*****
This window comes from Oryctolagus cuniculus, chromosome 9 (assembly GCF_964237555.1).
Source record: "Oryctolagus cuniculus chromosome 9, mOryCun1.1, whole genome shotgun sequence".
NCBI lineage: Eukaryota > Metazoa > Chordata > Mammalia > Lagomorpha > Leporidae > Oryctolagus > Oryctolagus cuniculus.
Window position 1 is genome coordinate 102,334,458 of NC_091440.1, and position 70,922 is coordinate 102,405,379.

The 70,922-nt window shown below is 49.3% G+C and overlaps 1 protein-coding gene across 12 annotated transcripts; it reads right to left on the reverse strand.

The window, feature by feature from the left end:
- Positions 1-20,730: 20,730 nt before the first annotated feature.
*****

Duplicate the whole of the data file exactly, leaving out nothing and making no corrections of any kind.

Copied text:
This window comes from Oryctolagus cuniculus, chromosome 9 (assembly GCF_964237555.1).
Source record: "Oryctolagus cuniculus chromosome 9, mOryCun1.1, whole genome shotgun sequence".
NCBI lineage: Eukaryota > Metazoa > Chordata > Mammalia > Lagomorpha > Leporidae > Oryctolagus > Oryctolagus cuniculus.
Window position 1 is genome coordinate 102,334,458 of NC_091440.1, and position 70,922 is coordinate 102,405,379.

The 70,922-nt window shown below is 49.3% G+C and overlaps 1 protein-coding gene across 12 annotated transcripts; it reads right to left on the reverse strand.

The window, feature by feature from the left end:
- Positions 1-20,730: 20,730 nt before the first annotated feature.